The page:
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A Box of Matchesby Nicholson Baker
Synopses & Reviews
Emmett has a wife and two children, a cat, and a duck, and he wants to know what life is about. Every day he gets up before dawn, makes a cup of coffee in the dark, lights a fire with one wooden match, and thinks. What Emmett thinks about is the subject of this wise and closely observed novel, which covers vast distances while moving no farther than Emmett's hearth and home. Nicholson Baker's extraordinary ability to describe and celebrate life in all its rich ordinariness has never been so beautifully achieved.
Baker won the National Book Critics Circle Award for Double Fold: Libraries and the Assault on Paper. He now returns to fiction with this lovely book, reminiscent of the early novels Room Temperature and The Mezzanine that established his reputation.
"He is such an excellent writer, a master of descriptive detail with an unusual perspective on the world, that he can almost be forgiven for his tendency to focus on the mundane — almost. Emmett's life may seem rich to him, but it isn't rich enough to propel an entire novel." Publishers Weekly
"[A] short and tightly controlled meander through the hyper-dailiness of domestic life....Skilled. Often charming." Kirkus Reviews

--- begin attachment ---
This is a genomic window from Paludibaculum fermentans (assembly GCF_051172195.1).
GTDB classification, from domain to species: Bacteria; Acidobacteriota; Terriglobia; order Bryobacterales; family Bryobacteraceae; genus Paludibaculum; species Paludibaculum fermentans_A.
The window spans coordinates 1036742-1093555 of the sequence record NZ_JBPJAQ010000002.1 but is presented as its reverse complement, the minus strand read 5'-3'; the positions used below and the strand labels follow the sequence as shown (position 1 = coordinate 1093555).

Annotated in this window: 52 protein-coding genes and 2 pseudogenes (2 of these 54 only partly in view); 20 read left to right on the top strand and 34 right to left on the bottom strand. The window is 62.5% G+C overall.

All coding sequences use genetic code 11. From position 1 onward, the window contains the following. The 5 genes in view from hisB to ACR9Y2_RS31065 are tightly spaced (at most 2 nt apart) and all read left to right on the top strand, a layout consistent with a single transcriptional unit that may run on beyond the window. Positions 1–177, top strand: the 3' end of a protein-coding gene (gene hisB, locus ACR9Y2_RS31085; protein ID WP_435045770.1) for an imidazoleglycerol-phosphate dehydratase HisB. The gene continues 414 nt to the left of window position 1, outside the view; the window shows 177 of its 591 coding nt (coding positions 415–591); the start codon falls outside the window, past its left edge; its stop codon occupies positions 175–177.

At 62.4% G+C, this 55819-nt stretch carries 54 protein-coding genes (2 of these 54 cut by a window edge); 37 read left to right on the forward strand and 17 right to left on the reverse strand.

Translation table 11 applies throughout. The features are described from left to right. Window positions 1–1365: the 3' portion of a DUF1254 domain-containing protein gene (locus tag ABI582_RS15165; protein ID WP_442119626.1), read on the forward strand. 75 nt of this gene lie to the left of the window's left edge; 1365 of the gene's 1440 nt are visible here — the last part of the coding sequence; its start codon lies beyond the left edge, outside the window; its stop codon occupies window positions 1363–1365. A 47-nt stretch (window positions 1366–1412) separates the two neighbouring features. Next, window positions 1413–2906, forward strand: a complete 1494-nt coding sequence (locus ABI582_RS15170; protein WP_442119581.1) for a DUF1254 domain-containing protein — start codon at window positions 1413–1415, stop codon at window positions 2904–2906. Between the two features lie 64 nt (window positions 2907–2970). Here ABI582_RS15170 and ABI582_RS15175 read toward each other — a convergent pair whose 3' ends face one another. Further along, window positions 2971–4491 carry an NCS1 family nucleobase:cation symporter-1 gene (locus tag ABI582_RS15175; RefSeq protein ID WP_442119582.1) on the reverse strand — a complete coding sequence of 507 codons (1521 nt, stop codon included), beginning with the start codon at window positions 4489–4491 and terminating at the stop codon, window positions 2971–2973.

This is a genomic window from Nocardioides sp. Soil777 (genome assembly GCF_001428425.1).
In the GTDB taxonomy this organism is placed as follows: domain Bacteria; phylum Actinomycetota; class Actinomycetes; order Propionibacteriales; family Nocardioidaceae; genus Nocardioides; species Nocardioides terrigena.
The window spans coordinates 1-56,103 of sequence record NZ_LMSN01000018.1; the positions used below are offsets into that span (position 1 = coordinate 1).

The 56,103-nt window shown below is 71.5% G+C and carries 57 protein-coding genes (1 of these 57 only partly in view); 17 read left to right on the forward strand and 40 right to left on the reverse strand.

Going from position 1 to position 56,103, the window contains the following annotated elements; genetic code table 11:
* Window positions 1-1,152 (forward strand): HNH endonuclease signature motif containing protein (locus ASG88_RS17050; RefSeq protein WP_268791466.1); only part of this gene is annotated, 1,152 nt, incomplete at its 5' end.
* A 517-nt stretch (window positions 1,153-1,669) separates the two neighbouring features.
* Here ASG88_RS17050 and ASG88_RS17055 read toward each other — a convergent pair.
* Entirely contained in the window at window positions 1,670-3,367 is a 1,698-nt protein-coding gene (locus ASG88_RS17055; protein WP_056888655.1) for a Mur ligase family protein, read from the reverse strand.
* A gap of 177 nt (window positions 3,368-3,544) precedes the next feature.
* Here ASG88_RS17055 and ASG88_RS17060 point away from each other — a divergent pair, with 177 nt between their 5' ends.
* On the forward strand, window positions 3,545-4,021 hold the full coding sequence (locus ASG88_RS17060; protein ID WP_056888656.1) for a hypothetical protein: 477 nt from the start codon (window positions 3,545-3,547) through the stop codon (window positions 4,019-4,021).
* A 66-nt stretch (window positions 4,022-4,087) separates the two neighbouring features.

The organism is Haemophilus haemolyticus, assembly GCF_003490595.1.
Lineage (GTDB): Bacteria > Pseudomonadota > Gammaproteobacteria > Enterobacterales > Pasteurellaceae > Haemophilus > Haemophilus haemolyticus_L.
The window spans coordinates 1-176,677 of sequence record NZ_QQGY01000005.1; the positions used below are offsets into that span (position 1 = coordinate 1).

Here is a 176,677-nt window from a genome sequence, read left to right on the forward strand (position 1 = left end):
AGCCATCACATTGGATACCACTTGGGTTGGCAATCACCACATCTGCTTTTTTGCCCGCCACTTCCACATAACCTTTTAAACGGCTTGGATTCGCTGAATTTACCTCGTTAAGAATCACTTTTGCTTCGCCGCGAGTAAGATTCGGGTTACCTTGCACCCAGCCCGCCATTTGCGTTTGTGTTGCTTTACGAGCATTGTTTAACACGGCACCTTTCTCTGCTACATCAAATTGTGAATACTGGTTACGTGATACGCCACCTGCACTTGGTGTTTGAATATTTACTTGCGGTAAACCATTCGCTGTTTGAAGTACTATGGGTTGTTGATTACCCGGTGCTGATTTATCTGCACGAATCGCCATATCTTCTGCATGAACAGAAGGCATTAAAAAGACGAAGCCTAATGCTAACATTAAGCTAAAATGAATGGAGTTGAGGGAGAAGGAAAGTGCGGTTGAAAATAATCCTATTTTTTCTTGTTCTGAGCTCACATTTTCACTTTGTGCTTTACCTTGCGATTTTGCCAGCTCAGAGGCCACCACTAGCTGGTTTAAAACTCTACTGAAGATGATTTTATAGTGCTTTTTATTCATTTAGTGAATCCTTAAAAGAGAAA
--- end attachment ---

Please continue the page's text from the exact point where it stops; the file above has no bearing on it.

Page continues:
"Baker specializes in quirky, small-scale novels that flout most of the accepted rules of fiction while at the same time retaining an old-fashioned, reader-friendly accessibility....Fans will love this book, but newcomers may find it too flimsy and insubstantial to take seriously." Edward B. St. John, Library Journal
"Splendid, comically melancholy....[Baker's] most affecting and satisfying novel yet." Newsweek
"Tender, melancholy...As Virginia Woolf did, Baker has genuinely transformed the way fiction can render our experience on the page. There nothing else like A Box of Matches out there." The Seattle Times
"Bravura writing....feels like a walk through Big Sky Country." The Atlantic Monthly
"Observation of such consistent intensity and minuteness rarely occurs in conventional fiction." Newsday
Predawn thoughts of a living room fire form the basis of this wonderfully intelligent, poignant novel, and the first in five years by the bestselling author of "Vox" and "Double Fold."
Emmett has a wife and two children, a cat, and a duck, and he wants to know what life is about. Every day he gets up before dawn, makes a cup of coffee in the dark, lights a fire with one wooden match, and thinks.
What Emmett thinks about is the subject of this wise and closely observed novel, which covers vast distances while moving no further than Emmett’s hearth and home. Nicholson Baker’s extraordinary ability to describe and celebrate life in all its rich ordinariness has never been so beautifully achieved.
About the Author
Nicholson Baker was born in 1957 and attended the Eastman School of Music and Haverford College. He has published five previous novels — The Mezzanine (1988), Room Temperature (1990), Vox (1992), The Fermata (1994), and The Everlasting Story of Nory (1998) — and three works of nonfiction, U and I (1991), The Size of Thoughts (1996), and Double Fold (2001), which won a National Book Critics Circle Award. In 1999 he founded the American Newspaper Repository, a collection of nineteenth- and twentieth-century newspapers. He lives in Maine with his wife and two children.
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